What does Sarver signal for other right of publicity cases? By itself, the Ninth Circuit's decision in Sarver v. Chartier may not signal a dramatic shift in the right of publicity landscape. The courts routinely have held that the First Amendment interests in protecting speech will outweigh an individual's right of publicity in the case of creative, expressive works. However, the allegedly clear lines the Sarver Court draws between situations where an individual has an interest in commercially exploiting his or her persona and when they do not, and where a particular work serves a primarily artistic and storytelling purpose and when it merely "proposes a commercial transaction," may be much more blurry than the decision suggests. Is it clear that an individual would never have an interest in commercially exploiting his life story simply because she had not yet done so? And what if the creative work involved were a videogame about the Iraq War and not a film? Courts repeatedly have affirmed that videogames are expressive works, protected by the First Amendment. Does a videogame "propose a commercial transaction" any more than does a film or a book? To what extent did the type of expressive work impact the Sarver Court's analysis? To what extent should it?

Moreover, the Sarver Court did not consider California's "transformative use" doctrine, which was at the heart of the Ninth Circuit's decisions in Hilton, Keller and Davis. Does the fact that The Hurt Locker was a fictional creative work impact how the courts should balance the interests protected by the right of publicity and those protected by the First Amendment?

What seems clear is that the Ninth Circuit is not inclined to permit an as-yet unexploited and hypothetical commercial interest of a private person to trump the speech rights of authors of highly-acclaimed expressive works involving matters of public interest. Whether this test is very predictive for the myriad cases which lie in the middle is much less certain. ​​​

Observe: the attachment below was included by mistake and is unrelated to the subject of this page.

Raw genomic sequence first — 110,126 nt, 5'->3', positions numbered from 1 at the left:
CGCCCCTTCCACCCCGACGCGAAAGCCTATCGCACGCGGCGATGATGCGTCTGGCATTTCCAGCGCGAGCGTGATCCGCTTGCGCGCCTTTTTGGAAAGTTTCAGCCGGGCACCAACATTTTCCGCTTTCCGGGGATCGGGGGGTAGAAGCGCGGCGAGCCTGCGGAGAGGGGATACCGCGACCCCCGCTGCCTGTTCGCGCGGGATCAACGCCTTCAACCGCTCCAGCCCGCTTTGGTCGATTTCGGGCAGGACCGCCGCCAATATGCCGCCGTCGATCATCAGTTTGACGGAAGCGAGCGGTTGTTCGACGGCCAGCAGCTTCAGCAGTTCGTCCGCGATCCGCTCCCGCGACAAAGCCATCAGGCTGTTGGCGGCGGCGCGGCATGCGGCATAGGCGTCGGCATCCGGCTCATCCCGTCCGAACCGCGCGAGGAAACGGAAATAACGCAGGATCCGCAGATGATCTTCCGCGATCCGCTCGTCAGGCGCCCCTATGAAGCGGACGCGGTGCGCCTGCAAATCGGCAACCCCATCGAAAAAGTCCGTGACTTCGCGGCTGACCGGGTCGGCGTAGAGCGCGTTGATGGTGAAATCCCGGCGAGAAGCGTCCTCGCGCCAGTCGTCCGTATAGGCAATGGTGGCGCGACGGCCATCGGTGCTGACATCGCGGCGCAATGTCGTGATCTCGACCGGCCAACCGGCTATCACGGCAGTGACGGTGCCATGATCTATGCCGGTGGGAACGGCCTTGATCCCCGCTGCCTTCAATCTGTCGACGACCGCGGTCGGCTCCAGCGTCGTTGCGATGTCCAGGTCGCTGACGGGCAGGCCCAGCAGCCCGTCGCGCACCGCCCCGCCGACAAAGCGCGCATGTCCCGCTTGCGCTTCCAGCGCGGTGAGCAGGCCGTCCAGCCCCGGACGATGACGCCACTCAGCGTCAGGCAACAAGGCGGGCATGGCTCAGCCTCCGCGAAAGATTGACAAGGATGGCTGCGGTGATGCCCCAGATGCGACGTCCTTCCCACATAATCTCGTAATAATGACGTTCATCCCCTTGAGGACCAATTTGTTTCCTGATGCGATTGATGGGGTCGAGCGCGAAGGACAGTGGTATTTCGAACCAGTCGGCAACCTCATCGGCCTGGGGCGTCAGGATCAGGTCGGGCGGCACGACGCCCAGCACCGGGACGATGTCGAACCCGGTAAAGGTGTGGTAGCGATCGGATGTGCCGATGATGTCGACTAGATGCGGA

The content of this article is intended to provide a general guide to the subject matter. Specialist advice should be sought about your specific circumstances.

To print this article, all you need is to be registered on Mondaq.com.

Click to Login as an existing user or Register so you can print this article.

Authors
Events from this Firm
20 Sep 2018, Other, California, United States

CoinAlts is designed to bring together the thought leaders in the cryptocurrency investment space to discuss the investment, legal and operational is​sues for cryptocurrencies as a new asset class.

25 Sep 2018, Conference, California, United States

We're excited to introduce Women's IP Strategy, a 2-day conference that tackles both the IP, legal as well as broader career development obstacles, risks and rewards for women lawyers working in male-dominant industries.

2 Oct 2018, Webinar, California, United States

This CLE webinar will offer suggestions to litigators to help them comply with the new GDPR during e-discovery.

Similar Articles
Relevancy Powered by MondaqAI
 
In association with
Related Topics
 
Similar Articles
Relevancy Powered by MondaqAI
Related Articles
 
Related Video
Up-coming Events Search
Tools
Print
Font Size:
Translation
Channels
Mondaq on Twitter
 
Register for Access and our Free Biweekly Alert for
This service is completely free. Access 250,000 archived articles from 100+ countries and get a personalised email twice a week covering developments (and yes, our lawyers like to think you’ve read our Disclaimer).
 
Email Address
Company Name
Password
Confirm Password
Position
Mondaq Topics -- Select your Interests
 Accounting
 Anti-trust
 Commercial
 Compliance
 Consumer
 Criminal
 Employment
 Energy
 Environment
 Family
 Finance
 Government
 Healthcare
 Immigration
 Insolvency
 Insurance
 International
 IP
 Law Performance
 Law Practice
 Litigation
 Media & IT
 Privacy
 Real Estate
 Strategy
 Tax
 Technology
 Transport
 Wealth Mgt
Regions
Africa
Asia
Asia Pacific
Australasia
Canada
Caribbean
Europe
European Union
Latin America
Middle East
U.K.
United States
Worldwide Updates
Registration (you must scroll down to set your data preferences)

Mondaq Ltd requires you to register and provide information that personally identifies you, including your content preferences, for three primary purposes (full details of Mondaq’s use of your personal data can be found in our Privacy and Cookies Notice):

  • To allow you to personalize the Mondaq websites you are visiting to show content ("Content") relevant to your interests.